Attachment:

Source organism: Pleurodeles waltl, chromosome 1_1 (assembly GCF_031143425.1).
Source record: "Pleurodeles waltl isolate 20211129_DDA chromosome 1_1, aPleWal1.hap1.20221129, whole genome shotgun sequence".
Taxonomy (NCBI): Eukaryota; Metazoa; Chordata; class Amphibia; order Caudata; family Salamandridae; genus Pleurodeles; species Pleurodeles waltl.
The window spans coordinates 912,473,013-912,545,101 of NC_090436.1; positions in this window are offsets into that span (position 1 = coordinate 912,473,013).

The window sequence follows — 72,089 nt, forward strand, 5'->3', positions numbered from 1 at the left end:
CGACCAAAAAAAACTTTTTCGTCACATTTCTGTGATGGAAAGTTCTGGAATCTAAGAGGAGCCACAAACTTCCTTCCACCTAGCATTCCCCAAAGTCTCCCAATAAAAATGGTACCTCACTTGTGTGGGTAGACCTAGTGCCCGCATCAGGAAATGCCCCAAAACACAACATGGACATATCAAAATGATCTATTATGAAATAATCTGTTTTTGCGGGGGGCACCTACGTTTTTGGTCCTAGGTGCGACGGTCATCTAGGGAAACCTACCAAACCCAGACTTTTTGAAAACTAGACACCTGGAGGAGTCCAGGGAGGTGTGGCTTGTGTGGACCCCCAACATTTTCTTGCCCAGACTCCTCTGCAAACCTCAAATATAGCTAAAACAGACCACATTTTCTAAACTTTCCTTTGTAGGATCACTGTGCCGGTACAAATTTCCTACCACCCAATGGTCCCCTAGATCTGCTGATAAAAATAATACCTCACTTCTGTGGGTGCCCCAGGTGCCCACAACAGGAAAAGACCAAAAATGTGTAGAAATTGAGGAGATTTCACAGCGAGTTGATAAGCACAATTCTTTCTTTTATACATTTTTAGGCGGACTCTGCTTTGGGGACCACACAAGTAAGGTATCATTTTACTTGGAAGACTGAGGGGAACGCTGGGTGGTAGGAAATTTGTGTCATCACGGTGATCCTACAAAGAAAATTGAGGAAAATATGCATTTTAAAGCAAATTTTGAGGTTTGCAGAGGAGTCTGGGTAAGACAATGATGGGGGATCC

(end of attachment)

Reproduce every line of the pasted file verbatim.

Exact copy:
Source organism: Pleurodeles waltl, chromosome 1_1 (assembly GCF_031143425.1).
Source record: "Pleurodeles waltl isolate 20211129_DDA chromosome 1_1, aPleWal1.hap1.20221129, whole genome shotgun sequence".
Taxonomy (NCBI): Eukaryota; Metazoa; Chordata; class Amphibia; order Caudata; family Salamandridae; genus Pleurodeles; species Pleurodeles waltl.
The window spans coordinates 912,473,013-912,545,101 of NC_090436.1; positions in this window are offsets into that span (position 1 = coordinate 912,473,013).

The window sequence follows — 72,089 nt, forward strand, 5'->3', positions numbered from 1 at the left end:
CGACCAAAAAAAACTTTTTCGTCACATTTCTGTGATGGAAAGTTCTGGAATCTAAGAGGAGCCACAAACTTCCTTCCACCTAGCATTCCCCAAAGTCTCCCAATAAAAATGGTACCTCACTTGTGTGGGTAGACCTAGTGCCCGCATCAGGAAATGCCCCAAAACACAACATGGACATATCAAAATGATCTATTATGAAATAATCTGTTTTTGCGGGGGGCACCTACGTTTTTGGTCCTAGGTGCGACGGTCATCTAGGGAAACCTACCAAACCCAGACTTTTTGAAAACTAGACACCTGGAGGAGTCCAGGGAGGTGTGGCTTGTGTGGACCCCCAACATTTTCTTGCCCAGACTCCTCTGCAAACCTCAAATATAGCTAAAACAGACCACATTTTCTAAACTTTCCTTTGTAGGATCACTGTGCCGGTACAAATTTCCTACCACCCAATGGTCCCCTAGATCTGCTGATAAAAATAATACCTCACTTCTGTGGGTGCCCCAGGTGCCCACAACAGGAAAAGACCAAAAATGTGTAGAAATTGAGGAGATTTCACAGCGAGTTGATAAGCACAATTCTTTCTTTTATACATTTTTAGGCGGACTCTGCTTTGGGGACCACACAAGTAAGGTATCATTTTACTTGGAAGACTGAGGGGAACGCTGGGTGGTAGGAAATTTGTGTCATCACGGTGATCCTACAAAGAAAATTGAGGAAAATATGCATTTTAAAGCAAATTTTGAGGTTTGCAGAGGAGTCTGGGTAAGACAATGATGGGGGATCC